09 March 2022
Long, long hours and low wages were the lot of our ancestors who plied their needles. Adele Emm takes a look at their lives and working conditions in Victorian times.
A quick definition of the jobs
Tailors measured up male customers for trousers, suits, frock coats, outdoor coats etc plus bespoke women’s mantles (outside-wear somewhat similar to thick shawls) and costumes (suits for women.)
Tailoresses mainly produced men’s trousers, jackets and shirts (when she called herself a shirtmaker.) It’s unlikely she measured up male clients.
Dressmakers designed dresses, measured up female customers, and cut the cloth.
Seamstresses, often synonymous with dressmakers, sewed together pieces of ready cut cloth to make-up the clothing.
Needlewoman. A needlewoman was just that. It’s likely she took in basic needlework and may not have completed an apprenticeship.
Remember, all girls were taught to sew, initially by hand and after the 1860s if they had the wherewithal, by machine. Adept at hemming, basic repairs and adjustments, under the mantra of waste-not want-not, hand-me-downs were routine.
Henry Mayhew's commentary on the plight of needleworkers
Henry Mayhew (1812-1887), social commentator and co-founder of Punch, embraced the battle-cry on behalf of needleworkers. Friedrich Engels (1820-1895) in Conditions of the Working Class in England (initially published 1845 in German) also excoriated conditions worked by tailors and dressmakers especially in ‘slop houses.’
Also known as slopshops, these sold ready-to-wear clothing bought by those too poor for made-to-measure. In a letter dated 6th November 1849, Mayhew wrote of ‘a small back room, about eight feet square, we found no fewer than seven workmen, with their coats and shoes off, seated cross-legged on the floor, busy stitching the different parts of different garments. The floor was strewn with sleeve-boards, irons, and snips of various coloured cloths.’ Two girls (tailoresses) beavered in the same room also supplying clothing for slopshops.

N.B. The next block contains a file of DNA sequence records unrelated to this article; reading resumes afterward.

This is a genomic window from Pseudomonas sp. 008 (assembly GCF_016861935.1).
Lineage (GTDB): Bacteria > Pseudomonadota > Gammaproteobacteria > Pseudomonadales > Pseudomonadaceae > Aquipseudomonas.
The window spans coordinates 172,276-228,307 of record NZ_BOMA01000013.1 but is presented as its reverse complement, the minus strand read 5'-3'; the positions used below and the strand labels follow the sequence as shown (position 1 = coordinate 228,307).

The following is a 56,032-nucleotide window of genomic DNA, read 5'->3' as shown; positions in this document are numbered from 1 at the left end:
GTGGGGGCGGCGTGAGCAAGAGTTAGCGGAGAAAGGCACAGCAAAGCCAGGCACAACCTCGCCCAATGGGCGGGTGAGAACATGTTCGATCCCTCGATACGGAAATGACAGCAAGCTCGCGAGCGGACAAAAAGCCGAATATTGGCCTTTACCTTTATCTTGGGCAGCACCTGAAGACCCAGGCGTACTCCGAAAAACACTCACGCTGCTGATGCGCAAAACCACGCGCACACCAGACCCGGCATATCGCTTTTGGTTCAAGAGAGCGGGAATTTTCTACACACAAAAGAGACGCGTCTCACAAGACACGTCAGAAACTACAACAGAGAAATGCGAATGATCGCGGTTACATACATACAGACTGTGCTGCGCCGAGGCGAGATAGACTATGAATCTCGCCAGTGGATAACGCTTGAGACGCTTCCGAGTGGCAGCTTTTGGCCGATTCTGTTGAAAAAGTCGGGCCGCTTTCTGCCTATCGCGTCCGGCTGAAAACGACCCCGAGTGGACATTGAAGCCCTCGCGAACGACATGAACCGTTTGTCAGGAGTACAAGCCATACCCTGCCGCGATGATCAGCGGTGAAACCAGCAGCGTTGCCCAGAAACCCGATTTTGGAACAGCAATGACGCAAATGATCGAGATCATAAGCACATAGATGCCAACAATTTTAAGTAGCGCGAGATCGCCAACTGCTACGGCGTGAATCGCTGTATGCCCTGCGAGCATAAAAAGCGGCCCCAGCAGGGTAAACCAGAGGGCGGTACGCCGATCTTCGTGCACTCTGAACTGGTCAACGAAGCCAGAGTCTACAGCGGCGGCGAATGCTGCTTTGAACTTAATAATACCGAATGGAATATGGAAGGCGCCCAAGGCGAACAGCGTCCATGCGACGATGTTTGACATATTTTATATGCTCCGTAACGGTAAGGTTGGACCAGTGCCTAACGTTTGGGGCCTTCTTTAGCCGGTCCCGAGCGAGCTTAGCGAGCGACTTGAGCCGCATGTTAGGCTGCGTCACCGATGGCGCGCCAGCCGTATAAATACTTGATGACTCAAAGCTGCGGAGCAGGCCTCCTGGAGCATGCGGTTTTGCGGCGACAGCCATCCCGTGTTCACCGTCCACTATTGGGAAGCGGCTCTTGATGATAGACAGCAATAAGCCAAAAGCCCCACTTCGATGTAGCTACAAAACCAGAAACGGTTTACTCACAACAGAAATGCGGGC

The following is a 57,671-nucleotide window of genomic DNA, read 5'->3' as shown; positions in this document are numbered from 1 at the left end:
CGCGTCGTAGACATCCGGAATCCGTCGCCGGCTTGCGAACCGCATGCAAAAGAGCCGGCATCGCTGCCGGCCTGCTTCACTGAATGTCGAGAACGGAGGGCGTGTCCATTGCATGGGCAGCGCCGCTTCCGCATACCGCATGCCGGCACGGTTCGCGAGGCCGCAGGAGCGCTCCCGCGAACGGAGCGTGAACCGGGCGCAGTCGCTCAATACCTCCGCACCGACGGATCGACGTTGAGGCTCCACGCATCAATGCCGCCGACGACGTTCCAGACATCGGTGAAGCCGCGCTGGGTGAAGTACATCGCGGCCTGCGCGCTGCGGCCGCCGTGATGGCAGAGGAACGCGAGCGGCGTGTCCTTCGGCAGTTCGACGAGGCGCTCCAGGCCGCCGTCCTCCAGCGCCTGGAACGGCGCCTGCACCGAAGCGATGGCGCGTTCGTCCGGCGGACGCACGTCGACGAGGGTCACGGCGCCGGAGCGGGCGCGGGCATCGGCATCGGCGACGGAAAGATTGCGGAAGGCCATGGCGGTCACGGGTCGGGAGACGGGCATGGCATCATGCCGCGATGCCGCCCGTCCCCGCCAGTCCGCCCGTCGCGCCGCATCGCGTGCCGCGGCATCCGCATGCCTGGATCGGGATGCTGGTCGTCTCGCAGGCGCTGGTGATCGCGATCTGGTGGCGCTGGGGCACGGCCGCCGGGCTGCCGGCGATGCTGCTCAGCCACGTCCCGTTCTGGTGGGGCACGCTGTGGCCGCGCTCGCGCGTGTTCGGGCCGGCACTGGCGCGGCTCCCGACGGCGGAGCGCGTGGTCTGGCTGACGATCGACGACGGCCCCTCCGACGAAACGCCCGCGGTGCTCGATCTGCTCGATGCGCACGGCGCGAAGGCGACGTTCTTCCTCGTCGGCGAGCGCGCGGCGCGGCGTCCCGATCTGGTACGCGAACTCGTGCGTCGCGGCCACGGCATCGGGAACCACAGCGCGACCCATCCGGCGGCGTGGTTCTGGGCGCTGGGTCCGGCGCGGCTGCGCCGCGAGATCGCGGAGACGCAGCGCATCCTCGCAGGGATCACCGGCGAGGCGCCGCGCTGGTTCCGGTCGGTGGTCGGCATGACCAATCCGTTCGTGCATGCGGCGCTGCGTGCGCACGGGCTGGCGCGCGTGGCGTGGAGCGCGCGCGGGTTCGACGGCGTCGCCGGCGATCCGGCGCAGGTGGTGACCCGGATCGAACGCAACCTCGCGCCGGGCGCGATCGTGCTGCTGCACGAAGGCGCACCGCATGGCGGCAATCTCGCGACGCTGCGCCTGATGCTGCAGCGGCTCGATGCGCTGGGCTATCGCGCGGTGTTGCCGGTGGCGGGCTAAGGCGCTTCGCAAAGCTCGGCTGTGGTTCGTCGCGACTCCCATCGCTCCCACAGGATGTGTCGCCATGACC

Working conditions & wages
The quintessential tailor’s pose was perched cross-legged on a table or counter for maximum light and to keep cloth clean. Because of long hours of close stitching, a common complaint was poor eyesight and blindness.
Paid piece-work, as explained to Mayhew, one man required two-and-a-half to three days working 6am until 7pm to make one dress or frock coat. Depending on the employer, he received 5 shillings and 6 pence (5/6) to 6 shillings and 9 pence (6/9). Poor quality work paid less.
But his master also deducted 4/- a week for tea or coffee and bed (two or three people to each one). Like Mrs Biddell, the cost of trimmings was also deducted. One workman expected 13/- for a 96-hour working week.
Putting this into context, in 1795, frustrated by frequent journeyman tailors’ strikes, the government set a journeyman’s weekly wage at 29/- (£1 9s = 4/6 a day.) Using Henry Mayhew’s evidence, an 1849 slopshop tailor earned a third of that.
By the 1850s, such workrooms had been nicknamed sweatshops and it wasn’t only men who slaved here. Many dressmakers, seamstresses and milliners were subjected to similar conditions.
Text extracted from an in-depth article on tailors, dressmakers and seamstresses in the April 2022 issue of Family Tree magazine. Get your copy here.
About the author
Genealogist and social historian Adèle Emm, is author of My Ancestor Worked in Textile Mills, Tracing Your Female Ancestors and Tracing Your Trade and Craftsman Ancestors. Visit Adèle’s website and read her blog.